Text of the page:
Afghanistan — Assassination Shows Taliban’s Values, Petraeus Says

WASHINGTON, April 22, 2010 — The assas­si­na­tion of the deputy may­or of Kan­da­har, Afghanistan, as he prayed in a mosque this week reflects the val­ues of a bar­bar­ic ene­my, the com­man­der of U.S. Cen­tral Com­mand said in a state­ment released yes­ter­day.

Azizul­lah Yarmal was attend­ing evening prayers April 19 when a death squad entered the mosque and shot him dead before escap­ing.

In his state­ment, Army Gen. David H. Petraeus said the mur­der “demon­strat­ed the Taliban’s bar­barism.”

“That they would kill this Afghan leader while he was attend­ing ser­vices in a mosque illus­trates the Taliban’s cal­lous dis­re­gard for Afghanistan’s val­ues and for Islam itself,” the gen­er­al said. “Through this action, the Tal­iban demon­strat­ed once again that it is an ene­my of Afghanistan that seeks to impose through vio­lence its extrem­ist ide­ol­o­gy and oppres­sive prac­tices on the Afghan peo­ple.”

Yarmal’s assas­si­na­tion was the sec­ond cold-blood­ed Tal­iban mur­der of a local Afghan leader in a week. Tal­iban gun­men also killed Lal Moham­mad Khan, a trib­al leader in neigh­bor­ing Hel­mand province, last week.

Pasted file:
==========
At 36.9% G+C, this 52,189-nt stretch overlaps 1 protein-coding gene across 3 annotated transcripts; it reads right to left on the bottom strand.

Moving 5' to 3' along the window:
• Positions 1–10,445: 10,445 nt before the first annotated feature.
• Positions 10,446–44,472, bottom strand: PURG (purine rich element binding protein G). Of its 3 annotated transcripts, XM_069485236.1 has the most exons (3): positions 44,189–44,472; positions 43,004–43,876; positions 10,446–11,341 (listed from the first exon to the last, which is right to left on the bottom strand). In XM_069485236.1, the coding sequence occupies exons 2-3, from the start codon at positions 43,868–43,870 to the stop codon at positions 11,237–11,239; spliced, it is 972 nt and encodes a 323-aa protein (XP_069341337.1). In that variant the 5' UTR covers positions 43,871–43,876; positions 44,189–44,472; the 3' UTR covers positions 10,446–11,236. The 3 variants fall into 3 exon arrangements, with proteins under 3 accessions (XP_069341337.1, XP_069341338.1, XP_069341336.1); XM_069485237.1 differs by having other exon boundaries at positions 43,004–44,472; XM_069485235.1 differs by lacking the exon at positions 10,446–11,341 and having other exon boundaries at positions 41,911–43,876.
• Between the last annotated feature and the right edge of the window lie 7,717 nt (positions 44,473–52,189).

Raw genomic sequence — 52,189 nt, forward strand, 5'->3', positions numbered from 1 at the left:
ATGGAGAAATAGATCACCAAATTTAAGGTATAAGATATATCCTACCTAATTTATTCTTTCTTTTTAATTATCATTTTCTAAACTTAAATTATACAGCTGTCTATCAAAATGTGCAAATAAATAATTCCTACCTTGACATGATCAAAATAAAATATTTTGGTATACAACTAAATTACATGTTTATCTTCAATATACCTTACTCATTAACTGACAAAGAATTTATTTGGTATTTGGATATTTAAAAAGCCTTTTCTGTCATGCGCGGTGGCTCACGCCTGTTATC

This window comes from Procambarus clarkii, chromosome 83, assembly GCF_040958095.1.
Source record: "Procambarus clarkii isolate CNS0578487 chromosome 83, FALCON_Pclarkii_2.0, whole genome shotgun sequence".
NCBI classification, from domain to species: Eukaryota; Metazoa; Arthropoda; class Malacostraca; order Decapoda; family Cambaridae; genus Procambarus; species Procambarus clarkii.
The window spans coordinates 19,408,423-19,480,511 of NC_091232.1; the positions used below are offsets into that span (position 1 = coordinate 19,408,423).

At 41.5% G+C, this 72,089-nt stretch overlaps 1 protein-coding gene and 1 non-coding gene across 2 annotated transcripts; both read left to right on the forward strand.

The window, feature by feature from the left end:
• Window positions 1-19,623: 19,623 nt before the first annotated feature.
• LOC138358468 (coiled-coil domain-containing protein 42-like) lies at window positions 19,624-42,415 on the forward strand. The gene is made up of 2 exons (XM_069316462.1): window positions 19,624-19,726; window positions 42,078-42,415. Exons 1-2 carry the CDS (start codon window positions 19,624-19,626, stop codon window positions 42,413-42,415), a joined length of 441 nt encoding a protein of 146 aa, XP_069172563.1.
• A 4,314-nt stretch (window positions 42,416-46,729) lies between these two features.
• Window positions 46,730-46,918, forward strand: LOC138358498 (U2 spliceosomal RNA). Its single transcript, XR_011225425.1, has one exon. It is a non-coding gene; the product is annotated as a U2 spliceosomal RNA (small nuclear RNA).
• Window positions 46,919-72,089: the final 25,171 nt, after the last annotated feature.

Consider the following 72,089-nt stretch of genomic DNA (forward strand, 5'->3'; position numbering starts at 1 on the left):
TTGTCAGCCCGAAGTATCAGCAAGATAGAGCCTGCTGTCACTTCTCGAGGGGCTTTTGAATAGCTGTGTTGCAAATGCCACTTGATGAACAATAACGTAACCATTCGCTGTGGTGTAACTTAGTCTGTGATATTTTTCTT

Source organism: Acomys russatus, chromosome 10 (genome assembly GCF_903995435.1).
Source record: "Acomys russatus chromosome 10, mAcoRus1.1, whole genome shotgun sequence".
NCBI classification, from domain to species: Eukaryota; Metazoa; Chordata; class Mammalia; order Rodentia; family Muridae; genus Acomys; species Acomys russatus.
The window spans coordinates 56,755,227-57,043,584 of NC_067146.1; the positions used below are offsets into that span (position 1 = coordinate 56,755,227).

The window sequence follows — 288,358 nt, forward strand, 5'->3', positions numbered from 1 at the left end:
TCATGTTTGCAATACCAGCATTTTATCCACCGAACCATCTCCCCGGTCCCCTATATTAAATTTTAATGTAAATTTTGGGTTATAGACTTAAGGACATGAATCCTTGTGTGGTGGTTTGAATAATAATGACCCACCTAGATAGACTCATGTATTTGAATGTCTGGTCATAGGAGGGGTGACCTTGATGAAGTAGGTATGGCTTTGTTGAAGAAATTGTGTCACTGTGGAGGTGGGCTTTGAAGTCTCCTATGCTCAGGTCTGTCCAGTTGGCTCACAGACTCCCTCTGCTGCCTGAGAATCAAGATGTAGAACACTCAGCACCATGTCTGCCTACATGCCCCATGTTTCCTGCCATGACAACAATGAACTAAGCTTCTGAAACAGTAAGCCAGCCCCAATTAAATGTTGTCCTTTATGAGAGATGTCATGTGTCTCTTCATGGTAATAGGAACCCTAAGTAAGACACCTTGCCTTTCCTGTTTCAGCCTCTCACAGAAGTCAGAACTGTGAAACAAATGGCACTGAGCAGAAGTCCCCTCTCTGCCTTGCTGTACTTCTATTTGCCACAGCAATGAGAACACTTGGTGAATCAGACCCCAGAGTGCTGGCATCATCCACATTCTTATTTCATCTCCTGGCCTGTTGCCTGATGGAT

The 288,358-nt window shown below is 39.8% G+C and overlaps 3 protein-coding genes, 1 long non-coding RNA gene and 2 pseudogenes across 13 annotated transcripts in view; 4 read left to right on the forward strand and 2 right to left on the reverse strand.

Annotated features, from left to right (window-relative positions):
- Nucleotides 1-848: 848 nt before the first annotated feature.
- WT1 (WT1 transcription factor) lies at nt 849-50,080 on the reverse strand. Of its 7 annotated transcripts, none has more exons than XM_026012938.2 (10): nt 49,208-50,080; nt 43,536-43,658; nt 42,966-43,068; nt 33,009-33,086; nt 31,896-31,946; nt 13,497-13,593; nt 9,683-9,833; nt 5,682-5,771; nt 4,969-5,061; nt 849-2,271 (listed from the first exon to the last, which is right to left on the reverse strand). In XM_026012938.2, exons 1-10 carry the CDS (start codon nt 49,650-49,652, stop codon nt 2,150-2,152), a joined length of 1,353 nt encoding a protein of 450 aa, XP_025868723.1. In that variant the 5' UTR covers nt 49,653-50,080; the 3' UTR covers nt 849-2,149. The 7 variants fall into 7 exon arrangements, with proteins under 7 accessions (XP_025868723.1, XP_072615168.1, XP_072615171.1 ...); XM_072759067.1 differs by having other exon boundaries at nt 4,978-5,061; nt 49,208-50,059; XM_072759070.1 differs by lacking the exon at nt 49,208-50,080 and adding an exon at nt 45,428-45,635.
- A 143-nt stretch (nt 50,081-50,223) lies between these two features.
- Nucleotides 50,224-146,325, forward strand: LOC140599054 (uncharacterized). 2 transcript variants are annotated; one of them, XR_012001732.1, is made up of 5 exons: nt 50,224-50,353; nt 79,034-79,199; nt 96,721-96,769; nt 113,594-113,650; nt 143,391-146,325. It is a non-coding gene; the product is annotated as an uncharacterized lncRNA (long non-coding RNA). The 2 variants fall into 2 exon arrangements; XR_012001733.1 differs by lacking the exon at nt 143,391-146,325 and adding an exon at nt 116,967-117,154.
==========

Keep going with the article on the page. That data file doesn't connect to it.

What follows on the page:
In Kab­ul, NATO Ambas­sador to Afghanistan Mark Sed­will not­ed that Yarmal was always push­ing for roads, elec­tric­i­ty and ser­vices for his peo­ple.

“That’s a man who’s try­ing to serve the peo­ple of Afghanistan, and he was killed delib­er­ate­ly by the insur­gents in what is no less than a ter­ror­ist attack,” he said.

The mur­der came as the Afghan gov­ern­ment and secu­ri­ty forces, along with coali­tion forces, seek to make Kan­da­har secure. The city is the sec­ond-largest in Afghanistan, and is the spir­i­tu­al home of the Pash­tu-dom­i­nat­ed Tal­iban.

Offi­cials said oper­a­tions in and around Kan­da­har don’t con­sti­tute an offen­sive in the mil­i­tary sense of the word. Rather, they explained, the Afghan gov­ern­ment and coali­tion per­son­nel are work­ing bring ser­vices and infra­struc­ture improve­ments to the city. The hope is that Afghans will see the Tal­iban are try­ing to stop progress and will side with the gov­ern­ment.

Region­al Com­mand South is the focus of oper­a­tions in Afghanistan this year. British Maj. Gen. Nick Carter com­mands the more than 54,500 coali­tion troops in the region. The bulk of the U.S. 30,000-troop surge will oper­ate in Region­al Com­mand South.

U.S. Depart­ment of Defense
Office of the Assis­tant Sec­re­tary of Defense (Pub­lic Affairs)